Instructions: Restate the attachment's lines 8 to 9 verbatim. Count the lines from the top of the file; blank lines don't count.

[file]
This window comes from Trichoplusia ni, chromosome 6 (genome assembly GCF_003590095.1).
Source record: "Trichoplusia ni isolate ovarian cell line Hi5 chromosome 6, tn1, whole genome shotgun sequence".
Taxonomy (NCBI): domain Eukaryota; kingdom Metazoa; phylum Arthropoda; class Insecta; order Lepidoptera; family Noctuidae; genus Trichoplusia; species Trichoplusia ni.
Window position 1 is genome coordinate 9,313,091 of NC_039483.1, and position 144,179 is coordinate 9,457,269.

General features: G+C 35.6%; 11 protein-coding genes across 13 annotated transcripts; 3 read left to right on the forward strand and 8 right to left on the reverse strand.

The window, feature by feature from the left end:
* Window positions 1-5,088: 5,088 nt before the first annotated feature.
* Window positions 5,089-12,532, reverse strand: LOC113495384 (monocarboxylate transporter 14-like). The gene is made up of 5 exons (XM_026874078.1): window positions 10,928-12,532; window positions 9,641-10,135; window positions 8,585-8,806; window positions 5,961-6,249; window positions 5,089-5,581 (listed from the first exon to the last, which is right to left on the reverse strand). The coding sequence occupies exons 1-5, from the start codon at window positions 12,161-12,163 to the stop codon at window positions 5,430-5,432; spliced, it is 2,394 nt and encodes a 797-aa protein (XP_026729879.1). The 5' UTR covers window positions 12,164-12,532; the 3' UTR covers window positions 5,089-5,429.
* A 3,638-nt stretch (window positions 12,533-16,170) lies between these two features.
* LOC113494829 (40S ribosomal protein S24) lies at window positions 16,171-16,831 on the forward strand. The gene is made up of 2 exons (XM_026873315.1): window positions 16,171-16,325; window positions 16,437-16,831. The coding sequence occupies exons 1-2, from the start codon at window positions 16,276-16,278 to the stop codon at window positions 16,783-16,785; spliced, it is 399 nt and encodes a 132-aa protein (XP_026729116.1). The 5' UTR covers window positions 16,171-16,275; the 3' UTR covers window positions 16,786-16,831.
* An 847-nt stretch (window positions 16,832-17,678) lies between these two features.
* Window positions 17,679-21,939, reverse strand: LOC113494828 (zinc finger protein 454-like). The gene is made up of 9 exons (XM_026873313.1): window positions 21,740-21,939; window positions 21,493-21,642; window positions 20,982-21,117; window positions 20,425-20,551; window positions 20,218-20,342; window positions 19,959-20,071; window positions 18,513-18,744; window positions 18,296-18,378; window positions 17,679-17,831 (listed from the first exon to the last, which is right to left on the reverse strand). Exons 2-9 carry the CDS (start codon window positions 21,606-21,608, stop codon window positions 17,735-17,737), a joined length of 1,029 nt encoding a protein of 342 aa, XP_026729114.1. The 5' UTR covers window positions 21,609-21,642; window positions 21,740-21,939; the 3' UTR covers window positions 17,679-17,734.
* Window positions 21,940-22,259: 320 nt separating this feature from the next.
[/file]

* Window positions 5,089-12,532, reverse strand: LOC113495384 (monocarboxylate transporter 14-like). The gene is made up of 5 exons (XM_026874078.1): window positions 10,928-12,532; window positions 9,641-10,135; window positions 8,585-8,806; window positions 5,961-6,249; window positions 5,089-5,581 (listed from the first exon to the last, which is right to left on the reverse strand). The coding sequence occupies exons 1-5, from the start codon at window positions 12,161-12,163 to the stop codon at window positions 5,430-5,432; spliced, it is 2,394 nt and encodes a 797-aa protein (XP_026729879.1). The 5' UTR covers window positions 12,164-12,532; the 3' UTR covers window positions 5,089-5,429.
* A 3,638-nt stretch (window positions 12,533-16,170) lies between these two features.